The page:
We provide a remote backup space with each legacy VM and dedicated host, but for BigV servers, we suggest adding an “archive” grade disc per server. This presents as a normal disc on which you store backups.
In Symbiosis, my normal approach here was to mount the disk at /var/backups and disable the remote part of the backup procedure.
By the time I had several BigV servers, each using this technique or similar, I began to wonder if there was a better way. Each of the 50GiB archive disks was only a few percent utilised and I wondered about consolidating them into one centralised “Backup Machine”.
I wanted this machine to look and act as much like a Bytemark backup server as possible, to minimise transition pain. This is how I achieved just that.
I fired up the BigV console, set up a new machine and imaged it with Debian Wheezy. I gave it a reasonable amount (100GiB) of archive grade storage to accommodate all of my machines. The machine specified here would cost £14/month.
$ bigv vm new --vm-name backup --vm-cores 1 --vm-memory 1 --vm-discs sata:25,archive:100 --vm-distribution wheezy
You can also do this from the BigV web panel if you’re not a fan of the command line. Just pick 1GiB RAM and ensure you add archive storage separately to your included SATA allowance of 25GiB.
The imager will set up two partitions on /dev/vda (the SATA storage) for root and boot. It will leave /dev/vdb untouched, so we will configure this ourselves.
We now need to install the services that will allow the server to host the backup spaces. Login to your server as root, and then:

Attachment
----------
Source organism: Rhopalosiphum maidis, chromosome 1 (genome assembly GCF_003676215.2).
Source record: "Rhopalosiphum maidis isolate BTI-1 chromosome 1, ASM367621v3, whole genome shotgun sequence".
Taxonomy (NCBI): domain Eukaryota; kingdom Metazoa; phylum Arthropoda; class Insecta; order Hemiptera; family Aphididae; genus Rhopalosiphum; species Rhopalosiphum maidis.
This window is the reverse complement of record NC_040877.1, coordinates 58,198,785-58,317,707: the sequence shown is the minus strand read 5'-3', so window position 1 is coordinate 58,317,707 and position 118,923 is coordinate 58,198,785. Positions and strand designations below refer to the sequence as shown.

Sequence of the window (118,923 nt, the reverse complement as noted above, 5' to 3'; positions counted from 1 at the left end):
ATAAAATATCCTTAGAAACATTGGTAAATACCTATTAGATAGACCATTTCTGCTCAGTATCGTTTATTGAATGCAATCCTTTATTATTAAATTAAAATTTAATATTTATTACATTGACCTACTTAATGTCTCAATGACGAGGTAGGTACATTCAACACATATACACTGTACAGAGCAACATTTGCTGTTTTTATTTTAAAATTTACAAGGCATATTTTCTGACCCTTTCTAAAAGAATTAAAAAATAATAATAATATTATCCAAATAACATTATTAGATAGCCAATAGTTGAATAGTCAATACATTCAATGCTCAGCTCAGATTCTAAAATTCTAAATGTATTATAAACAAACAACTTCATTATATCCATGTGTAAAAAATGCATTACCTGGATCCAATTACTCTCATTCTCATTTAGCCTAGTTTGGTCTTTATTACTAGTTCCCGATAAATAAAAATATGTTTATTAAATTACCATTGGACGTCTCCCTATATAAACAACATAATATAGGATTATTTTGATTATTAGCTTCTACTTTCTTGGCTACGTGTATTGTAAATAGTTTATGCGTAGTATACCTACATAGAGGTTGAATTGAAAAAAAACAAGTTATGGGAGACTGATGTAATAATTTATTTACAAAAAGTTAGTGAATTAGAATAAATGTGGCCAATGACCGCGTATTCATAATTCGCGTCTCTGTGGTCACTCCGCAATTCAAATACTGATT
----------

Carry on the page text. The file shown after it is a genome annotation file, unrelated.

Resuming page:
# apt-get install rsync nfs-common nfs-kernel-server samba
Now edit the rsync configuration file (/etc/default/rsync) and ensure that
Next we configure the archive disk. For flexibility, I used LVM on the disk. This makes things simple if we want to expand or shrink the partitions, add more disks to the space, or change the size of the disk. Here I just chose to use the entire disk for one partition, and create an ext4 filesystem on it. I chose ext4 due to its robustness, reliability and maturity, but the LVM setup could be used to allow you to easily and quickly test which filesystem works best for you.
# pvcreate /dev/vdb # vgcreate archivedisks /dev/vdb # lvcreate -l 100%VG -n backups archivedisks # mkfs.ext4 /dev/mapper/archivedisks-backups
Now we need to create the mount point for it:
# mkdir -p /store/backups
…and make it mount on boot by adding the following line to your /etc/fstab:
/dev/mapper/archivedisks-backups /store/backups ext4 errors=remount-ro,rw,nodev,nosuid,noexec 0 1
# mount /store/backups
And that’s all of the prep done. The next thing you need is to get these backup space scripts and untar them.
There are two scripts, both need to be run as root. ‘makespace’ takes a unix username as its single argument (the backup space name), and creates the files. ‘updatespaces’ updates the configurations and makes them live.
The backup spaces can be found at /store/backups/backupspacename. Just like with Bytemark’s backup spaces, they can be accessed using rsync, nfs or samba. rsync and samba live in their .rsync_root/ and .samba_root/ directories, relative to nfs.
/store/backups/backupspacename/.hosts.allow is a file containing the ACL for the backup space. The space is not password protected, but can only be accessed by a set of IPs, comma separated, on a single line in .hosts.allow. For example:
126.96.36.199, 188.8.131.52, 2000::1:2:3:4
When the file is changed, updatespaces must be run. This file should be owned by root and have the permissions 644. This means it is readable when the space is NFS mounted, but not writable. This is a feature I have added and is not present on Bytemark’s spaces. I have done this because the ACLs for Bytemark’s spaces are stored in a separate system and so I have hacked this in here.
In Symbiosis, the last step to add the server as the backup space is to add the file /etc/symbiosis/dns.d/backup.name with the following contents:
That’s it! The only thing left to mention is that disc space quotas are not implemented, so you’ll have to keep an eye on disc utilisation. Let me know if you find this useful!